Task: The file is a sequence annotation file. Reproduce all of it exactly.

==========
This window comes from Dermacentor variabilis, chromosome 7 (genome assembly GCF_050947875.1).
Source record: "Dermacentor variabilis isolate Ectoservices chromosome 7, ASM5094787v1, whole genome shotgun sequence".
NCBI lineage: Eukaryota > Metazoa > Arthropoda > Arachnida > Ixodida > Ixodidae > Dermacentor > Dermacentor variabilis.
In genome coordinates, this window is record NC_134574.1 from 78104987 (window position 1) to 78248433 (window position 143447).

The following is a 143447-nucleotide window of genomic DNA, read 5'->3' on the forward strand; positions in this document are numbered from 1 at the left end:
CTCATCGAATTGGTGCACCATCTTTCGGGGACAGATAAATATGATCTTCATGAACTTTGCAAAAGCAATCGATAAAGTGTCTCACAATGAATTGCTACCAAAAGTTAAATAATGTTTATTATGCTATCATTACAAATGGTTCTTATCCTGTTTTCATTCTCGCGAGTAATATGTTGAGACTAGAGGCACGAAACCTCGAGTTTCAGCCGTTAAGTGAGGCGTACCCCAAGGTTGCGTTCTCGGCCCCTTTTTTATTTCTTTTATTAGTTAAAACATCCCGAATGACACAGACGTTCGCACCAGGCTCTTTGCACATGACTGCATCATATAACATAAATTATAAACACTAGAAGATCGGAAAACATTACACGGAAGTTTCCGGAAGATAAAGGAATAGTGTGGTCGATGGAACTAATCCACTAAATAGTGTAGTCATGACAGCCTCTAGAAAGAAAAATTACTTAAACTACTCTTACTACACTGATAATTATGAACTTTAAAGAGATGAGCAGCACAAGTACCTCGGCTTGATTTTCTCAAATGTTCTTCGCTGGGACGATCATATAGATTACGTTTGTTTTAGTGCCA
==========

This window comes from Dermacentor variabilis, chromosome 7 (genome assembly GCF_050947875.1).
Source record: "Dermacentor variabilis isolate Ectoservices chromosome 7, ASM5094787v1, whole genome shotgun sequence".
NCBI lineage: Eukaryota > Metazoa > Arthropoda > Arachnida > Ixodida > Ixodidae > Dermacentor > Dermacentor variabilis.
In genome coordinates, this window is record NC_134574.1 from 78104987 (window position 1) to 78248433 (window position 143447).

The following is a 143447-nucleotide window of genomic DNA, read 5'->3' on the forward strand; positions in this document are numbered from 1 at the left end:
CTCATCGAATTGGTGCACCATCTTTCGGGGACAGATAAATATGATCTTCATGAACTTTGCAAAAGCAATCGATAAAGTGTCTCACAATGAATTGCTACCAAAAGTTAAATAATGTTTATTATGCTATCATTACAAATGGTTCTTATCCTGTTTTCATTCTCGCGAGTAATATGTTGAGACTAGAGGCACGAAACCTCGAGTTTCAGCCGTTAAGTGAGGCGTACCCCAAGGTTGCGTTCTCGGCCCCTTTTTTATTTCTTTTATTAGTTAAAACATCCCGAATGACACAGACGTTCGCACCAGGCTCTTTGCACATGACTGCATCATATAACATAAATTATAAACACTAGAAGATCGGAAAACATTACACGGAAGTTTCCGGAAGATAAAGGAATAGTGTGGTCGATGGAACTAATCCACTAAATAGTGTAGTCATGACAGCCTCTAGAAAGAAAAATTACTTAAACTACTCTTACTACACTGATAATTATGAACTTTAAAGAGATGAGCAGCACAAGTACCTCGGCTTGATTTTCTCAAATGTTCTTCGCTGGGACGATCATATAGATTACGTTTGTTTTAGTGCCA